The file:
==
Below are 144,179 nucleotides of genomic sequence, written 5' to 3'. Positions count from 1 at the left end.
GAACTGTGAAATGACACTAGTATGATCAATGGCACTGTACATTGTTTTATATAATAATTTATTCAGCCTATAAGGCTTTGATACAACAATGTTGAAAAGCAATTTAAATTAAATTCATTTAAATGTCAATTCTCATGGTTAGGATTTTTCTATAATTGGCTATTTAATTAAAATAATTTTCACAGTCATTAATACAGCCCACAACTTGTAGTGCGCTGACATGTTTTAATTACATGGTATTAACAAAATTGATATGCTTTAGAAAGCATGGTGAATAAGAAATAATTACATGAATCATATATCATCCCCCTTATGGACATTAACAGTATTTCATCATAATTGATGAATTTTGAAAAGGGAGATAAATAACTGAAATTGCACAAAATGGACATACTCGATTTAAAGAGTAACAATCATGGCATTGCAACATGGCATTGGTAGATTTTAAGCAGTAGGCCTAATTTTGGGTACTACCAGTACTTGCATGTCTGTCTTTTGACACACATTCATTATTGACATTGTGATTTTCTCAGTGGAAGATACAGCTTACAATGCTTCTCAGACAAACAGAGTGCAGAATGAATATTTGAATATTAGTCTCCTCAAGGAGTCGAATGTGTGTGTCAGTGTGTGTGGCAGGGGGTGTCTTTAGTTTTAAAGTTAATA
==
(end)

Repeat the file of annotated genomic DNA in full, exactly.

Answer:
Below are 144,179 nucleotides of genomic sequence, written 5' to 3'. Positions count from 1 at the left end.
GAACTGTGAAATGACACTAGTATGATCAATGGCACTGTACATTGTTTTATATAATAATTTATTCAGCCTATAAGGCTTTGATACAACAATGTTGAAAAGCAATTTAAATTAAATTCATTTAAATGTCAATTCTCATGGTTAGGATTTTTCTATAATTGGCTATTTAATTAAAATAATTTTCACAGTCATTAATACAGCCCACAACTTGTAGTGCGCTGACATGTTTTAATTACATGGTATTAACAAAATTGATATGCTTTAGAAAGCATGGTGAATAAGAAATAATTACATGAATCATATATCATCCCCCTTATGGACATTAACAGTATTTCATCATAATTGATGAATTTTGAAAAGGGAGATAAATAACTGAAATTGCACAAAATGGACATACTCGATTTAAAGAGTAACAATCATGGCATTGCAACATGGCATTGGTAGATTTTAAGCAGTAGGCCTAATTTTGGGTACTACCAGTACTTGCATGTCTGTCTTTTGACACACATTCATTATTGACATTGTGATTTTCTCAGTGGAAGATACAGCTTACAATGCTTCTCAGACAAACAGAGTGCAGAATGAATATTTGAATATTAGTCTCCTCAAGGAGTCGAATGTGTGTGTCAGTGTGTGTGGCAGGGGGTGTCTTTAGTTTTAAAGTTAATA